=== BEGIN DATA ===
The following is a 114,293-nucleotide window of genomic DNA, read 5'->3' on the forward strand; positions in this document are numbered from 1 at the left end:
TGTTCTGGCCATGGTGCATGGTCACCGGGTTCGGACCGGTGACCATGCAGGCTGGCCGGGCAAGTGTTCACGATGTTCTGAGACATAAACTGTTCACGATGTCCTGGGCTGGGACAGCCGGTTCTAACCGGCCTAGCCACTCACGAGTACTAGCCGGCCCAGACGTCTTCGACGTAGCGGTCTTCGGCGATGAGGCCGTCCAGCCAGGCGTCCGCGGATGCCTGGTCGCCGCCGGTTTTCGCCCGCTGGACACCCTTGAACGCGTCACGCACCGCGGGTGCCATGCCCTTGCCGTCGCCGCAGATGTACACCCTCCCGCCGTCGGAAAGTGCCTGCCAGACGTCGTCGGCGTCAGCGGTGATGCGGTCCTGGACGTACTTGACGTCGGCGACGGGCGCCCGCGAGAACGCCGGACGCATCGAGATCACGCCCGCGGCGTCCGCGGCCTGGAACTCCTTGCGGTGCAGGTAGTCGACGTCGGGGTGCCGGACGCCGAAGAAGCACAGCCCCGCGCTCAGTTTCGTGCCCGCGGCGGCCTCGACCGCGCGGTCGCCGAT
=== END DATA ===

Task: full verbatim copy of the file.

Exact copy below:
The following is a 114,293-nucleotide window of genomic DNA, read 5'->3' on the forward strand; positions in this document are numbered from 1 at the left end:
TGTTCTGGCCATGGTGCATGGTCACCGGGTTCGGACCGGTGACCATGCAGGCTGGCCGGGCAAGTGTTCACGATGTTCTGAGACATAAACTGTTCACGATGTCCTGGGCTGGGACAGCCGGTTCTAACCGGCCTAGCCACTCACGAGTACTAGCCGGCCCAGACGTCTTCGACGTAGCGGTCTTCGGCGATGAGGCCGTCCAGCCAGGCGTCCGCGGATGCCTGGTCGCCGCCGGTTTTCGCCCGCTGGACACCCTTGAACGCGTCACGCACCGCGGGTGCCATGCCCTTGCCGTCGCCGCAGATGTACACCCTCCCGCCGTCGGAAAGTGCCTGCCAGACGTCGTCGGCGTCAGCGGTGATGCGGTCCTGGACGTACTTGACGTCGGCGACGGGCGCCCGCGAGAACGCCGGACGCATCGAGATCACGCCCGCGGCGTCCGCGGCCTGGAACTCCTTGCGGTGCAGGTAGTCGACGTCGGGGTGCCGGACGCCGAAGAAGCACAGCCCCGCGCTCAGTTTCGTGCCCGCGGCGGCCTCGACCGCGCGGTCGCCGAT